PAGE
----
In these lectures, we discuss autoregressive generative models such as NADE, MADE, PixelCNN, PixelRNN, and the PixelVAE.

**Slides:**

- Autoregressive Generative Models (slides from Hugo Larochelle, Vincent Dumoulin and Aaron Courville)

**Reference: **(* = you are responsible for this material)

- *Sections 20.10.5-20.10.10 of the Deep Learning textbook.
- The Neural Autoregressive Distribution Estimator by Hugo Larochelle and Iain Murray (AISTAT2011)
- MADE: Masked Autoencoder for Distribution Estimation by Mathieu Germain, Karol Gregor, Iain Murray, Hugo Larochelle (ICML2015).
- Pixel Recurrent Neural Networks by Aaron van den Oord, Nal Kalchbrenner, Koray Kavukcuoglu (ICML2016)
- *Conditional Image Generation with PixelCNN Decoders by Aaron van den Oord, Nal Kalchbrenner, Oriol Vinyals, Lasse Espeholt, Alex Graves, Koray Kavukcuoglu (NIPS2016)
- Parallel Multiscale Autoregressive Density Estimation by Scott Reed, Aaron van den Oord, Nal Kalchbrenner, Sergio Gomez Colmenarejo, Ziyu Wang, Dan Belov and Nando de Freitas (arXiv:1703.03664, 2017)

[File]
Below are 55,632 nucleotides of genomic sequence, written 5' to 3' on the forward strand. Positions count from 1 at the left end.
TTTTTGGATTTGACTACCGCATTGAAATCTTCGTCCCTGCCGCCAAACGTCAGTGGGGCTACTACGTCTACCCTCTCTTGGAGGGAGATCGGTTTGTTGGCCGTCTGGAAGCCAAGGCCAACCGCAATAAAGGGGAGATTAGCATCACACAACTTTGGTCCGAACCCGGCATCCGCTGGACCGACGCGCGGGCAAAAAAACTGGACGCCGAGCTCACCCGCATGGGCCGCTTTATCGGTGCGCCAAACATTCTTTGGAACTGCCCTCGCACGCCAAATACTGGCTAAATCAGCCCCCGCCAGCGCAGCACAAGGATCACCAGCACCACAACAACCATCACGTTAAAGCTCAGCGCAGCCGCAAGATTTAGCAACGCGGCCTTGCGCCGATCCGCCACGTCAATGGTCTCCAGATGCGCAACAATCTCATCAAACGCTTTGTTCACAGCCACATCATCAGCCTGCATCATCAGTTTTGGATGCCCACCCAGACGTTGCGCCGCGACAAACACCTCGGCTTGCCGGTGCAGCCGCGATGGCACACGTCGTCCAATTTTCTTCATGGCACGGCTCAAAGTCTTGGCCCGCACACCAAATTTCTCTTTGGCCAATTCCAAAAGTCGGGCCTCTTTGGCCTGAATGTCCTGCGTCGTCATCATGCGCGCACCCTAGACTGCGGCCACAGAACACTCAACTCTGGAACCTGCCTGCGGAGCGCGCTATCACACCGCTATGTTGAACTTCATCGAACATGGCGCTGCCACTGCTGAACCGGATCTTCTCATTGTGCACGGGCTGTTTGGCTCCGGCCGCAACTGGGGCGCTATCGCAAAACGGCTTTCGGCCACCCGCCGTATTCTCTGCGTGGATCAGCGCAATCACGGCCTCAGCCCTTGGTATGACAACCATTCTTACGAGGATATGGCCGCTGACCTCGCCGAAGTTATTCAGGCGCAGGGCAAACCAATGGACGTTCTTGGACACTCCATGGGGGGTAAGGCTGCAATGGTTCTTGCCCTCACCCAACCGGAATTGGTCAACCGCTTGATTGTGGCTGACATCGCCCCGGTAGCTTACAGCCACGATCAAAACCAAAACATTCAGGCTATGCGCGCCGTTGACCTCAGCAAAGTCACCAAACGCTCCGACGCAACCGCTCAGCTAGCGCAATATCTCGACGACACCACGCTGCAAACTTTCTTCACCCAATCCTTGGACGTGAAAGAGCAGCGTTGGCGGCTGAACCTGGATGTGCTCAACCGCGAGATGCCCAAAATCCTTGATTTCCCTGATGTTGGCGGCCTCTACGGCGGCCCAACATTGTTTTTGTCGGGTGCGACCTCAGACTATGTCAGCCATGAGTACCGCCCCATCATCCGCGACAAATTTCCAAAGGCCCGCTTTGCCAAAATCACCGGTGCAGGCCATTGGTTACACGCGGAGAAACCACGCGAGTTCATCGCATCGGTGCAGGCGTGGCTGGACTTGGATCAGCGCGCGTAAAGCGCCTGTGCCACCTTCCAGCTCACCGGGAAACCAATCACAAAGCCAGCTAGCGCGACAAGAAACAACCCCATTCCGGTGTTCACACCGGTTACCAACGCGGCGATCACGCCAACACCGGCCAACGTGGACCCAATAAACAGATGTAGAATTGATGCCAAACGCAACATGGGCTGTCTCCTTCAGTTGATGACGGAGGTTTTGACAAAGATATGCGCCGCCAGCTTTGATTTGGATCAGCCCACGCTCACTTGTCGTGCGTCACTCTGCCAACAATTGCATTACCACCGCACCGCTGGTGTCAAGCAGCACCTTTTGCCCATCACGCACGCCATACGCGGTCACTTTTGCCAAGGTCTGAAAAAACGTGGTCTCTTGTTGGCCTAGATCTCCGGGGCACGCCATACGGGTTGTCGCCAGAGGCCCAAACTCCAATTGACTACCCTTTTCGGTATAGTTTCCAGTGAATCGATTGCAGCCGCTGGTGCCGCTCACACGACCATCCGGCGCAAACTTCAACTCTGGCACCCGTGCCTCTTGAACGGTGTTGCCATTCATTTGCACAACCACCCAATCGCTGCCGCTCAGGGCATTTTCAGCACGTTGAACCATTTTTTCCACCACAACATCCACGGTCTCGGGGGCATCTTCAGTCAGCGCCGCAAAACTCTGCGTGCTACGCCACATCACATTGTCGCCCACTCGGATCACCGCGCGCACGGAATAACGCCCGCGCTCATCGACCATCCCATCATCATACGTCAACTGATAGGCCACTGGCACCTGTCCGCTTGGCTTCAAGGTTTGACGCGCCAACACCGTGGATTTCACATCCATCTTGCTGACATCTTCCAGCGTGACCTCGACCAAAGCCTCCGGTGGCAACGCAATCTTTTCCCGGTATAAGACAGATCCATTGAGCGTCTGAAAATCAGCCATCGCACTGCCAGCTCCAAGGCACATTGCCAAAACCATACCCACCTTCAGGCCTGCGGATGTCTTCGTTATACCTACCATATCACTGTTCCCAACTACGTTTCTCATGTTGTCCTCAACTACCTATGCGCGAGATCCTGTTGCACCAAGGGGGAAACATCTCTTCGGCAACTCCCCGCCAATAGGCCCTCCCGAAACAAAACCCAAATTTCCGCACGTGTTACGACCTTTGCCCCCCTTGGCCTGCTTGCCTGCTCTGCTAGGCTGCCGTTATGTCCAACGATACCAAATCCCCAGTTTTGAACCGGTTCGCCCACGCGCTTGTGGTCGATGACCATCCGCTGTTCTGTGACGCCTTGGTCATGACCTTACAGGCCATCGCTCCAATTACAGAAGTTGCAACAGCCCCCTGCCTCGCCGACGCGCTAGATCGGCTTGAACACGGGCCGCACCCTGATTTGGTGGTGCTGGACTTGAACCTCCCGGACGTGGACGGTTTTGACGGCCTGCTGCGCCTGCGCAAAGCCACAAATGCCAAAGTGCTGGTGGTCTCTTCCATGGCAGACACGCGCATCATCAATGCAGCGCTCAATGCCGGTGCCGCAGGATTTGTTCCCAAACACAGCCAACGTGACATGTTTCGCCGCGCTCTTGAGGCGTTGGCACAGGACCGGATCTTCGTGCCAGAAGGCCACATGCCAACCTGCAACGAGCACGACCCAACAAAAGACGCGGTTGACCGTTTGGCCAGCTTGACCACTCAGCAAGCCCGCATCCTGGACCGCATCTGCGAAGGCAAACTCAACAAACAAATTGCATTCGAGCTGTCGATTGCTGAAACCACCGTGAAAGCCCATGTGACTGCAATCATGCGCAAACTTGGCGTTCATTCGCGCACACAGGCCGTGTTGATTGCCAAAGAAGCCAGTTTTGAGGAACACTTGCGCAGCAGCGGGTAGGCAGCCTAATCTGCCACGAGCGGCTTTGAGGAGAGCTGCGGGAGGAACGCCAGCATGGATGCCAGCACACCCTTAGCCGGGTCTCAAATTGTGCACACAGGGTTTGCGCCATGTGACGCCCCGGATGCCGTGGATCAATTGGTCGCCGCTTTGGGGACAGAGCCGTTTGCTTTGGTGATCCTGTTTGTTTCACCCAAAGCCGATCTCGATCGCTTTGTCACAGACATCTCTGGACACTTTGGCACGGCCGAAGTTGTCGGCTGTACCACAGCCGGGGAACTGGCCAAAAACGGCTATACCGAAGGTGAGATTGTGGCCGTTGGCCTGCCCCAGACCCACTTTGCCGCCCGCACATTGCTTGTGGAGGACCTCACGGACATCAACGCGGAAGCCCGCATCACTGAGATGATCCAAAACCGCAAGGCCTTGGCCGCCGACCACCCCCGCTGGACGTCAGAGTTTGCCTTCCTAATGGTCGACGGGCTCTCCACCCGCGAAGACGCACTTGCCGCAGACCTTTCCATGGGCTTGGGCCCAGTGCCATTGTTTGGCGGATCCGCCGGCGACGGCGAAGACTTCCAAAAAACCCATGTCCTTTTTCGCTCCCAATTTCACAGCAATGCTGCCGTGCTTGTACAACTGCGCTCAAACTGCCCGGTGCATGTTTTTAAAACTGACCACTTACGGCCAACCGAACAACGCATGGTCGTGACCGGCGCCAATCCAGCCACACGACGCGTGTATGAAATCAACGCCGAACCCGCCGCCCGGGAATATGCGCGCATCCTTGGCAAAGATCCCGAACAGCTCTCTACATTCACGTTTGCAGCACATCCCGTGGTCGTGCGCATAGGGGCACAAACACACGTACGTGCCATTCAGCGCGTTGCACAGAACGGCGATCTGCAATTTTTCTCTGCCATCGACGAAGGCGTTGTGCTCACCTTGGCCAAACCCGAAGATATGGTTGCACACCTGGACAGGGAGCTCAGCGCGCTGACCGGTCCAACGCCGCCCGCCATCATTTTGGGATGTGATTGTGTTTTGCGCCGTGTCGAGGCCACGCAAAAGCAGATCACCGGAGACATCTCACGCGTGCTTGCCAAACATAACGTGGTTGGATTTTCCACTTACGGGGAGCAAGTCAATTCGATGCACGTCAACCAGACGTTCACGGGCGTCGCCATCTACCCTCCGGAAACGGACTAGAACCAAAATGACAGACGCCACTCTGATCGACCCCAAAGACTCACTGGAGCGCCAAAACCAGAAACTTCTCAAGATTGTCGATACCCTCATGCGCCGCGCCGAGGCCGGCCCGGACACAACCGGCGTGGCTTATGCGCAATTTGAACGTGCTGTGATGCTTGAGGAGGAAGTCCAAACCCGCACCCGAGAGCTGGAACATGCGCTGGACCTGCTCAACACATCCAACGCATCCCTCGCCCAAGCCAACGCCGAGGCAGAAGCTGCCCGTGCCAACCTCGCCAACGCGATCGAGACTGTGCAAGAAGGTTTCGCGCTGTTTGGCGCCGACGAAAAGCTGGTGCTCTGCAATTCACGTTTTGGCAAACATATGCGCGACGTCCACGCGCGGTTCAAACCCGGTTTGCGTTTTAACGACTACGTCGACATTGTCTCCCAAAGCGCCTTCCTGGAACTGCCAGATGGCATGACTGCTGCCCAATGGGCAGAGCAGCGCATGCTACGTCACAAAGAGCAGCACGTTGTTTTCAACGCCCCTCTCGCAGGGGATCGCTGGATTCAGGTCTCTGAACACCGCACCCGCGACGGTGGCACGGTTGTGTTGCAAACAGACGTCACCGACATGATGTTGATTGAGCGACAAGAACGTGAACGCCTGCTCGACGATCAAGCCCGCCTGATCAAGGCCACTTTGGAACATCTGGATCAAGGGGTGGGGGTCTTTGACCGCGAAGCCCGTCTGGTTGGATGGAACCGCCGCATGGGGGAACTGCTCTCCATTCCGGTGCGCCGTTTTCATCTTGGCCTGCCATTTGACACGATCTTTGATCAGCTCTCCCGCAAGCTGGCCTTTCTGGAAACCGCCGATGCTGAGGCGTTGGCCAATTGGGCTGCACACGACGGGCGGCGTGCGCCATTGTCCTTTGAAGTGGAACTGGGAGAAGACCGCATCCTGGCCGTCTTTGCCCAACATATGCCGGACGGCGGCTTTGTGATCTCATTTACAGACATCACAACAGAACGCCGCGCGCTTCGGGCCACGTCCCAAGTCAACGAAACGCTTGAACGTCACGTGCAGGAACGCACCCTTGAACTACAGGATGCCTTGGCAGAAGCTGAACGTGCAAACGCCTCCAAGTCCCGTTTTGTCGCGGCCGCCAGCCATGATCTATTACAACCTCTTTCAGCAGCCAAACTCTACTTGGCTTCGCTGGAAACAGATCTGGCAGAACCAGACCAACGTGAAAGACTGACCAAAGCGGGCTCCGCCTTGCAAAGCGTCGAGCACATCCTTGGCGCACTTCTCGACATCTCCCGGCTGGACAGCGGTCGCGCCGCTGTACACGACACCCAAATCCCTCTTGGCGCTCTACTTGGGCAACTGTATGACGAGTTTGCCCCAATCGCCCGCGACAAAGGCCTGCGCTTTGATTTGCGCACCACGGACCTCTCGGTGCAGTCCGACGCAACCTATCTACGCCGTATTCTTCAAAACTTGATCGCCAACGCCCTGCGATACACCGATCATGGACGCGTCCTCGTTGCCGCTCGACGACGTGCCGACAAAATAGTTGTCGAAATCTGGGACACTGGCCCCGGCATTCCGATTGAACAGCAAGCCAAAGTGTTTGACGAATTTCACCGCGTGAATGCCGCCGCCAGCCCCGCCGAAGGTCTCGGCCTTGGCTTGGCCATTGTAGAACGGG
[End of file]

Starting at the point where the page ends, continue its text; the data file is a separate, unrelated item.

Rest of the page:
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Practical question: how do you actually plug in the captions?

If you have a GAN where the generator creates an image based on a noise vector, the captions can be an input alongside the noise, similarly for the discriminator, it sees the image and the caption and evaluates accordingly.

But how do you go from text to a vector/image? I’ve trained a char-level LSTM rNN, it outputs more text fine. Instead of outputting text, it needs to output a sort of embedding? What is an embedding anyway? A dictionary of words or word fragments + a conditional probability [0,1] based on previous inputs?

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The hidden states of the RNN would be considered an embedding. What is commonly done is to take the last hidden state (which is a vector) and consider that to be a summary of what the RNN has seen. Alternatively you can attend to the sequence of hidden states using any of the schemes discussed in the last lecture.

You can map the vector to an “image” by a linear mapping to a high-dimensional space and reshaping the resulting vector to have an image shape. E.g. if your vector has size 128 and you want to end up with a 64×64 image, you can use a 128×4096 weight matrix to go from 128 to 4096 and then reshape to 64×64. If you want multiple feature maps, say you want to map to 64x64x10, then use a 128×40960 matrix.

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Pretty clear. Thanks Tim!

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[…] Caption embedding into a vector/image (how-to) […]

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